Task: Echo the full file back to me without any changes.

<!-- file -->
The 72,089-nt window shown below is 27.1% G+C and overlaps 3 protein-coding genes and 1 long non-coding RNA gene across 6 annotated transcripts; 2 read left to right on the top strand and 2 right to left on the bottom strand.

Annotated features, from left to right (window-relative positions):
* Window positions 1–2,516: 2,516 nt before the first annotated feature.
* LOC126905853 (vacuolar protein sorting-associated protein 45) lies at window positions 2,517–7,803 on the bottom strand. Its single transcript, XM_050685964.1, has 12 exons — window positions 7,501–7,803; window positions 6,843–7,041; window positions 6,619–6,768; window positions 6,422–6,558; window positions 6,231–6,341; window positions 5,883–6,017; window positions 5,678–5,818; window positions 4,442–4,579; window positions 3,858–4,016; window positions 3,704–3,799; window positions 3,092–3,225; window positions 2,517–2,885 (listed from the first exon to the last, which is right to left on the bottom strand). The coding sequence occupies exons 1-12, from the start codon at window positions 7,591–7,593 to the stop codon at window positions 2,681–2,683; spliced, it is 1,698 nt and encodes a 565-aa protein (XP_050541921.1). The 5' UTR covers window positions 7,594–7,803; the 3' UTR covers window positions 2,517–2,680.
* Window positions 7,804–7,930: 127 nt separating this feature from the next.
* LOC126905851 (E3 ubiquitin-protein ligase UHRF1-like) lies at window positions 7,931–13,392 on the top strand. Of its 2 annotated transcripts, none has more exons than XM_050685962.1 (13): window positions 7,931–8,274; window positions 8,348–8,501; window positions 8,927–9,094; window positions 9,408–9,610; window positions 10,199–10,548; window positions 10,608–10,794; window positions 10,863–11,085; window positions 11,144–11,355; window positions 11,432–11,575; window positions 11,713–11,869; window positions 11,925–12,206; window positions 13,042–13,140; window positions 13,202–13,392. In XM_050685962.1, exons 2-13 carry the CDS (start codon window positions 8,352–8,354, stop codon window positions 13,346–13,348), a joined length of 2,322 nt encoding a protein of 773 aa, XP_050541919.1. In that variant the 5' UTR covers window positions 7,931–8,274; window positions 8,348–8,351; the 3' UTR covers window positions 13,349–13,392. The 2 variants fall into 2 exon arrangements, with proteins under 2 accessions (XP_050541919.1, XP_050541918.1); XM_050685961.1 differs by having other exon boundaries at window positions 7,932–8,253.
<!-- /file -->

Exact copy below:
The 72,089-nt window shown below is 27.1% G+C and overlaps 3 protein-coding genes and 1 long non-coding RNA gene across 6 annotated transcripts; 2 read left to right on the top strand and 2 right to left on the bottom strand.

Annotated features, from left to right (window-relative positions):
* Window positions 1–2,516: 2,516 nt before the first annotated feature.
* LOC126905853 (vacuolar protein sorting-associated protein 45) lies at window positions 2,517–7,803 on the bottom strand. Its single transcript, XM_050685964.1, has 12 exons — window positions 7,501–7,803; window positions 6,843–7,041; window positions 6,619–6,768; window positions 6,422–6,558; window positions 6,231–6,341; window positions 5,883–6,017; window positions 5,678–5,818; window positions 4,442–4,579; window positions 3,858–4,016; window positions 3,704–3,799; window positions 3,092–3,225; window positions 2,517–2,885 (listed from the first exon to the last, which is right to left on the bottom strand). The coding sequence occupies exons 1-12, from the start codon at window positions 7,591–7,593 to the stop codon at window positions 2,681–2,683; spliced, it is 1,698 nt and encodes a 565-aa protein (XP_050541921.1). The 5' UTR covers window positions 7,594–7,803; the 3' UTR covers window positions 2,517–2,680.
* Window positions 7,804–7,930: 127 nt separating this feature from the next.
* LOC126905851 (E3 ubiquitin-protein ligase UHRF1-like) lies at window positions 7,931–13,392 on the top strand. Of its 2 annotated transcripts, none has more exons than XM_050685962.1 (13): window positions 7,931–8,274; window positions 8,348–8,501; window positions 8,927–9,094; window positions 9,408–9,610; window positions 10,199–10,548; window positions 10,608–10,794; window positions 10,863–11,085; window positions 11,144–11,355; window positions 11,432–11,575; window positions 11,713–11,869; window positions 11,925–12,206; window positions 13,042–13,140; window positions 13,202–13,392. In XM_050685962.1, exons 2-13 carry the CDS (start codon window positions 8,352–8,354, stop codon window positions 13,346–13,348), a joined length of 2,322 nt encoding a protein of 773 aa, XP_050541919.1. In that variant the 5' UTR covers window positions 7,931–8,274; window positions 8,348–8,351; the 3' UTR covers window positions 13,349–13,392. The 2 variants fall into 2 exon arrangements, with proteins under 2 accessions (XP_050541919.1, XP_050541918.1); XM_050685961.1 differs by having other exon boundaries at window positions 7,932–8,253.